Jewish artists fleeing persecution in Europe in the 1930s created work in Australia, the US, Japan and even in concentration camps.
Nothing gives a greater frisson of pleasure than finding fascinating, rarely-told stories about music and musicians. Last November, while searching through a collection of music from the Bodenwieser Ballet archived in the National Library of Australia, I found an original piano setting called Schuld-Kain. The name on the score was Marcel Lorber, and the work was written during the Bodenwieser tour of Bogota, Columbia in 1939.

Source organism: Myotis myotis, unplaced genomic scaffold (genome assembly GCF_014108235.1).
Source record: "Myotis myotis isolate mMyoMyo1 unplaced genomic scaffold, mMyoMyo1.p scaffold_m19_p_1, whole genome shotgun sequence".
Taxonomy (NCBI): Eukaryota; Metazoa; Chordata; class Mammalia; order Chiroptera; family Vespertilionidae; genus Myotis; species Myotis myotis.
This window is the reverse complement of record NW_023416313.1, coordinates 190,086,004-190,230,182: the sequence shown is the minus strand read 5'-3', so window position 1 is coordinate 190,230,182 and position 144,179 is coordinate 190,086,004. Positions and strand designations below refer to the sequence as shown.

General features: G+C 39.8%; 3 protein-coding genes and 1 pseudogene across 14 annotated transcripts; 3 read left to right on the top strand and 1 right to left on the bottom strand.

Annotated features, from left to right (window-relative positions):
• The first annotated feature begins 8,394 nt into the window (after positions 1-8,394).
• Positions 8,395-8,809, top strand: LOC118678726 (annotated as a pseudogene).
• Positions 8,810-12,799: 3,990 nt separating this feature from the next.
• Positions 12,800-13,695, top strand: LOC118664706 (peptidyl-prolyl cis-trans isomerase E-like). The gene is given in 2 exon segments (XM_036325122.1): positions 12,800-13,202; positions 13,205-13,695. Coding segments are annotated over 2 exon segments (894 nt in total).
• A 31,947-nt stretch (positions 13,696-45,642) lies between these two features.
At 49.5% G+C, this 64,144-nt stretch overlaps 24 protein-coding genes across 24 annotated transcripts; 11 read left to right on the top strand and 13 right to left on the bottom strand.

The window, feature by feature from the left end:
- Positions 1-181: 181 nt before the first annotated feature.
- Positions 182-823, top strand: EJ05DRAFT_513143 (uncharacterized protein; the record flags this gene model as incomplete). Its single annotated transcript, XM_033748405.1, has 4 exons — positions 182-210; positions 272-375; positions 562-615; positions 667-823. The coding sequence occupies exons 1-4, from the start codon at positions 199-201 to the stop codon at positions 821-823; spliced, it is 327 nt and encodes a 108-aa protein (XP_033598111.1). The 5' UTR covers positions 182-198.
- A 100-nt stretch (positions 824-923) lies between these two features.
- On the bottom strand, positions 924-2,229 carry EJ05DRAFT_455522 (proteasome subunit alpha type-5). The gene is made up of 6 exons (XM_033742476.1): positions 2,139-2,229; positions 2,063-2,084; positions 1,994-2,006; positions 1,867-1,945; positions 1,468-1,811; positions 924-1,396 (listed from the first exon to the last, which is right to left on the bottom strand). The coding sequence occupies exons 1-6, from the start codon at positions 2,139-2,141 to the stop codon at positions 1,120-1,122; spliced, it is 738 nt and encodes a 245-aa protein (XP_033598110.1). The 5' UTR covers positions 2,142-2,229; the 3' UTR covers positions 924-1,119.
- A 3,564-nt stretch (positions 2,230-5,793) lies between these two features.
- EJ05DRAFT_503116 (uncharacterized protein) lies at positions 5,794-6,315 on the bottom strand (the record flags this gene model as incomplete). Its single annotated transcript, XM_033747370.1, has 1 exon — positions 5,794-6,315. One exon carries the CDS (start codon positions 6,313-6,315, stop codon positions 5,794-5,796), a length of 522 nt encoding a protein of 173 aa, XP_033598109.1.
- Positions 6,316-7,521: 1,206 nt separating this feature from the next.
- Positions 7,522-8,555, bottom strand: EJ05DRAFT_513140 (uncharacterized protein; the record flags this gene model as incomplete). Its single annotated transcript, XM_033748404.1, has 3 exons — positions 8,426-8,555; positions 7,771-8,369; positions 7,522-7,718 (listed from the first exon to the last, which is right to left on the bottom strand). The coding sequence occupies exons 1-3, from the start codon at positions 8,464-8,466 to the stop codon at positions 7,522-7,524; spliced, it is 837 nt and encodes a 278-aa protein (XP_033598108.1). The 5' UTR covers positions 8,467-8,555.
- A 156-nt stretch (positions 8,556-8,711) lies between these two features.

Further clues about Lorber emerged in Albrecht Dümling’s recently translated book The Vanished Musicians: Jewish Refugees in Australia. For months following, I tracked down wills and trustees, obtaining permission to rearrange the work for the SSO Fellows for the opening recital of a festival I was working on called Out of the Shadows: rediscovering Jewish music and theatre.
The audience at Jac Weinstein’s The Merchant of Helsinki, 1930.
The score will be heard in a new format, arranged by Aidan Rosa. While trying to locate the trustees, I chanced upon Bernard Keeffe, the noted British conductor, Professor at Trinity College London and a...